Last night, Kawhi had him for 29 possessions and Pascal Siakam stepped in for 23 possessions:
Toronto mixed it up a bit. Siakam and Leonard sort of alternated guarding Jimmy Butler and Ben Simmons while Danny Green took JJ Redick.
You can say what you want to say about Ben’s lack of a jump shot, and that’s been an issue for forever now. Defenders continue to sag off of him, which cramps the floor and allows them to slide off and double down on other guys, or just junk up passing and driving lanes in general.
We’ve talked about that before, so I want to talk about something else, and that’s the pace of play in the fourth quarter and Ben’s inability to sort of feel his way through these kinds of games. I showed you the clip above where he threw that quick outlet to Chandler off a Toronto bucket, and in this longer multi-possession sequence here, you see those small decisions sort of chain into other mistakes:
What’s the situation here?
How much time is on the clock?
What’s the score?
You’re down eight with 5:39 to play. That is PLENTY of time to get back into the game. You just got a defensive stop, so why not slow it down and let Embiid get up the floor? Again Ben throws a tough pass, this time to Butler under the basket, who is then lucky enough just to get the ball back out to the perimeter. This turns into a clunky DHO and Redick travel (no whistle), then Ben gets his pass deflected and Toronto dunks on Embiid to go up 10.
They try to run pick and roll with Butler and Redick, but Simmons’ defender sags off of him to block the lane. They get junked up in the corner but Ben earns a mismatch on the smaller Kyle Lowry, and instead of posting him up, he goes back out to the perimeter where Embiid ultimately is whistled for an offensive foul.
Those two possessions there just kill me, because it’s the worst of Ben wrapped into a package. You’ve got him pushing the pace when he doesn’t have to. You have him throwing two bad passes. His defender doesn’t respect his shooting ability and then he doesn’t take advantage of the mismatch caused by the sag.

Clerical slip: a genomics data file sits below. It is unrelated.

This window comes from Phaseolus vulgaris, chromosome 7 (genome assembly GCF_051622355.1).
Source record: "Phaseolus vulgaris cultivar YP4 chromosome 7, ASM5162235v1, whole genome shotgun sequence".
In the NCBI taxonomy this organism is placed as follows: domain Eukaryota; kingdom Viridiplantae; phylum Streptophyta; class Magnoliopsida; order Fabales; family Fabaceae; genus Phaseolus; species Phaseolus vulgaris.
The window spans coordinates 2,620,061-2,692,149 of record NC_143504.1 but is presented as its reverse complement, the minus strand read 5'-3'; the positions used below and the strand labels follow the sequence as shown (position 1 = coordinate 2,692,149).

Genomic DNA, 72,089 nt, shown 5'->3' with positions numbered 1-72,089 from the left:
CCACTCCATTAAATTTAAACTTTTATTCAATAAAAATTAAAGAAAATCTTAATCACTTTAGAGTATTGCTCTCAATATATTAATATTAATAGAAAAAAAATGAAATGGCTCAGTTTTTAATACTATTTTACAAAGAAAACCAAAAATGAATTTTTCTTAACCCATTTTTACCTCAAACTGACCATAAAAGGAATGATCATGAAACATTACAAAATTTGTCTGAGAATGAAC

At least the issues are easily identifiable, but it’s tough to watch these sequences, because they snowball very quickly, and the next thing you know, Toronto is looking at a double-digit lead.
- Butler came to play. 38 points on 15-27 shooting is why you traded for him. The Sixers win this game if they get anything out of Embiid or Simmons.
- The Raptors’ bench is much better and much deeper than the Sixers’ bench right now. The Sixers really need a backup big, because if you play Toronto in the playoffs you’re asking Mike Muscala or Amir Johnson to guard Valanciunas off the bench. Right now you need the Sixers’ starters to significantly outplay the Raptors’ starters to make up for the net loss in second unit vs. second unit production.
- Toronto is so good defensively. The way they slide and rotate and get their hands up is really high-level stuff. They are not an offensive juggernaut, but they really are a nicely balanced and intelligent team.
- Wilson Chandler doesn’t need to give you 10 points every night, but 1-6 shooting doesn’t do the job as a starting power forward.
- I still think Brett Brown needs to help guide Simmons from the bench in identifying when to run, when to slow it down and get into the offense, and just use his timeouts to better feel out momentum swings. That’s his biggest issue, in my book, and it has been over the past year and a half.
- Furkan Korkmaz is doing better with sliding and reading defensively. If he puts on some weight and continues to improve, he can be a viable rotation player.
- TJ McConnell had five steals and hit 3-4 shots, but the five turnovers really hurt